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There Will Be Blood (Paul Thomas Anderson, 2007)

Posted on the 06 March 2013 by Teddycasimir
There Will Be Blood (Paul Thomas Anderson, 2007)
   I finally did it! I watched my very first Daniel Day-Lewis film and I was not disappointed. I get it now. I understand all of the praise he receives now. I understand why he stands as the only actor with three Best Actor Oscars under his belt. In There Will Be Blood, Day-Lewis delivers one of the most powerful acting performances of all time. My main goal in watching the film was to at last see Daniel Day-Lewis act and I completely forgot said purpose once the film began rolling. Once in a while, my subconscious would kick in and shout that this was Day-Lewis onscreen, but its voice was drowned out by Day-Lewis' performance.
There Will Be Blood (Paul Thomas Anderson, 2007)    In the film, Day-Lewis plays Daniel Plainview, an oil driller who opens up his own oil drilling company after a lucky discovery in the mountains -- or hills. Onsite, one of his workers dies in a freak accident. Plainview then adopts the man's son and raises him as his own. During business prospects, Plainview cleverly presents the now 10-year old as his business partner. One day, Daniel Plainview is visited by a Paul Sunday (Paul Dano) who tells him that he knows of a place where Plainview could find oil. Plainview and his business associate (not his son) try to outwit the young man, but Paul is far too cunning and demands money before he reveals the location of the oil mines. After receiving the money, Paul Sunday reveals that the oil is located on his family's property. Plainview and his business partner (his son this time) travel to the property and ask the Sunday family to lodge there with their tents, under the pretense of hunting quail. An exploration of the field does reveal that there may be oil and Plainview offers to buy the plot from the Sunday family. However, Eli Sunday (Paul Dano again), Paul's twin brother, can see that Plainview is looking for oil and demands more money...for his church. What follows is a story that is nothing short of extraordinary. A man's greed and lust for success begin to eclipse his relationships with those around him and those who are closest to him and those who may even wish to know the true man within. He becomes more and more disconnected from the world around him, his entire being dedicated to finding oil and making a profit. A rivalry also erupts between him and the religious zealot Eli Sunday, culminating in one of the biggest showdowns in the history of anything ever.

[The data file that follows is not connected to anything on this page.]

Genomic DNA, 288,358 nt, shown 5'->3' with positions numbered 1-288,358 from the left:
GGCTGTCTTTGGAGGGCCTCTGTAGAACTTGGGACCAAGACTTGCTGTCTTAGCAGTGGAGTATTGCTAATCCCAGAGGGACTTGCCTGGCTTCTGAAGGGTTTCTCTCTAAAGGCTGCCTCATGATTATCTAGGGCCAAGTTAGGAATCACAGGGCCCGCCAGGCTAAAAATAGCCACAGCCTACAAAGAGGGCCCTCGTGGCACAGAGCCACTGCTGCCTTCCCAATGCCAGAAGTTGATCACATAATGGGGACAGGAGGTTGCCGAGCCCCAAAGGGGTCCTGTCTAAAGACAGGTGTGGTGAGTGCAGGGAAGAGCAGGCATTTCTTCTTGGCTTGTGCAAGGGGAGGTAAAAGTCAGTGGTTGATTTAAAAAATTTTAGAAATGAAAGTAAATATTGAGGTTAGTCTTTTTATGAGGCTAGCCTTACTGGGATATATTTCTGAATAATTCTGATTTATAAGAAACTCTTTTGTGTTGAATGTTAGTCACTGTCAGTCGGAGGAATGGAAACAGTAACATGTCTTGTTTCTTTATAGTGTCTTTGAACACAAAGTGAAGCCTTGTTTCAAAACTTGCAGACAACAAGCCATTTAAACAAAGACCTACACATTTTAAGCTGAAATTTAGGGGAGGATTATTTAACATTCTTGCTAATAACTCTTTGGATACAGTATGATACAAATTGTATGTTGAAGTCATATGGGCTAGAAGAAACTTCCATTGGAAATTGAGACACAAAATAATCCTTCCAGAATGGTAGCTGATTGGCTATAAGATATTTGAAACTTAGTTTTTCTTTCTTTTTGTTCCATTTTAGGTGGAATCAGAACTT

There Will Be Blood (Paul Thomas Anderson, 2007)     I cannot give enough praise to Day-Lewis' performance, but the film in its entirety also warrants just as much praise. The cinematography is simply gorgeous. The men covered in oil and mud, the explosions, the oil seeping through the ground, the light shafting down to the oil wells; all the visuals perfectly showcase the hard work and uncertainty involved in drilling oil, which makes Plainview's motivation that much more fascinating to the public. The other main performers also do a great job. Paul Dano, who usually annoys me, is ten times more annoying in this film. Yet, it works. You are supposed to loathe his character. In some strange way, it makes it easier for you to relate or root for Daniel Plainview, even though he's just as rotten as Eli Sunday. I think Paul Dano should have received more attention from this film because his performance is amazing. For that, I must give props to Paul Thomas Anderson's flawless direction. Anderson also gets a great performance out of Plainview's adopted son, H.W., played by Dillon Freasier. Russell Harvard plays the adult H.W. in what is to me the most heartbreaking scene in the film. The script is also a driving force in the film. With mediocre talents, the dialog could have easily come across as over-the-top. The actors give their all to the script and become the characters. Their motivation is not to deliver great performances or to get award notice; but to drill oil and make a lot of dough; to understand their father and rise from his shadow; to become a respected leader and hide their true motives.
   Admittedly, at first, I did not like or maybe just did not get the ending of the film. Yet, after a night's sleep and some time to ponder the film over, I have to say that it was the best way to end the film. It's a way to show how a man has reached his final point of deterioration. Everything in the film was leading up to that moment and it is really one of the film's best and most iconic scenes. There Will Be Blood has confirmed for me that both Day-Lewis and Anderson are deserving of the praise showered upon them. I cannot wait to obtain some of their other titles. Oh, one final point. People often compare There Will Be Blood and No Country For Old Men. I can see the similarities in their themes and while I do love No Country more, the fact remains that these two films are two of the best that I have ever seen. They're probably pretty close now in my ranking. They are both films that I can see myself falling in love with more and more after rewatches. There is more to be discovered in both films, more treasures to be unlocked, more oil to be brought to the surface.
Ludovico Rating There Will Be Blood (Paul Thomas Anderson, 2007)

Oh and this scene:

There Will Be Blood (Paul Thomas Anderson, 2007)

Day-Lewis is having none of your shit Dano

reminded me of this:

There Will Be Blood (Paul Thomas Anderson, 2007)

Batman is having none of your shit Robin

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